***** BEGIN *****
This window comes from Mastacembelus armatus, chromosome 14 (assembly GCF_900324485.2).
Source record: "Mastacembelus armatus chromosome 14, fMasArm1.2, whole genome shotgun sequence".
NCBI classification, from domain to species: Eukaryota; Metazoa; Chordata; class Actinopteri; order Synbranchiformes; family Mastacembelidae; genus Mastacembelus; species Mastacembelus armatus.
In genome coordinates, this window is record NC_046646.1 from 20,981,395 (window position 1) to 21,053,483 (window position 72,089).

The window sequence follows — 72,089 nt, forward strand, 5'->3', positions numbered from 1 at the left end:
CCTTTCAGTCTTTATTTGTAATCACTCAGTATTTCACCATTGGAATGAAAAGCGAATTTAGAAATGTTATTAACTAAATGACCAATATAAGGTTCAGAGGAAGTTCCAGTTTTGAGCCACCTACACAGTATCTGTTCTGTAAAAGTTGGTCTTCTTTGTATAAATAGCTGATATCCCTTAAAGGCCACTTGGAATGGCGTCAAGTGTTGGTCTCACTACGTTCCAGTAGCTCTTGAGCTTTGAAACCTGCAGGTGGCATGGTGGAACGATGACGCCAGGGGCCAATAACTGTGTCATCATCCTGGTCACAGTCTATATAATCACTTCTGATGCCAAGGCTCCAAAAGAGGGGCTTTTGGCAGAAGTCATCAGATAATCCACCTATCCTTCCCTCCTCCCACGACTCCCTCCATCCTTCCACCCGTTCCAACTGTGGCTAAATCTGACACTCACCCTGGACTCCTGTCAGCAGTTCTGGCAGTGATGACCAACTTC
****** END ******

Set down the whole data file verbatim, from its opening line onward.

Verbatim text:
This window comes from Mastacembelus armatus, chromosome 14 (assembly GCF_900324485.2).
Source record: "Mastacembelus armatus chromosome 14, fMasArm1.2, whole genome shotgun sequence".
NCBI classification, from domain to species: Eukaryota; Metazoa; Chordata; class Actinopteri; order Synbranchiformes; family Mastacembelidae; genus Mastacembelus; species Mastacembelus armatus.
In genome coordinates, this window is record NC_046646.1 from 20,981,395 (window position 1) to 21,053,483 (window position 72,089).

The window sequence follows — 72,089 nt, forward strand, 5'->3', positions numbered from 1 at the left end:
CCTTTCAGTCTTTATTTGTAATCACTCAGTATTTCACCATTGGAATGAAAAGCGAATTTAGAAATGTTATTAACTAAATGACCAATATAAGGTTCAGAGGAAGTTCCAGTTTTGAGCCACCTACACAGTATCTGTTCTGTAAAAGTTGGTCTTCTTTGTATAAATAGCTGATATCCCTTAAAGGCCACTTGGAATGGCGTCAAGTGTTGGTCTCACTACGTTCCAGTAGCTCTTGAGCTTTGAAACCTGCAGGTGGCATGGTGGAACGATGACGCCAGGGGCCAATAACTGTGTCATCATCCTGGTCACAGTCTATATAATCACTTCTGATGCCAAGGCTCCAAAAGAGGGGCTTTTGGCAGAAGTCATCAGATAATCCACCTATCCTTCCCTCCTCCCACGACTCCCTCCATCCTTCCACCCGTTCCAACTGTGGCTAAATCTGACACTCACCCTGGACTCCTGTCAGCAGTTCTGGCAGTGATGACCAACTTC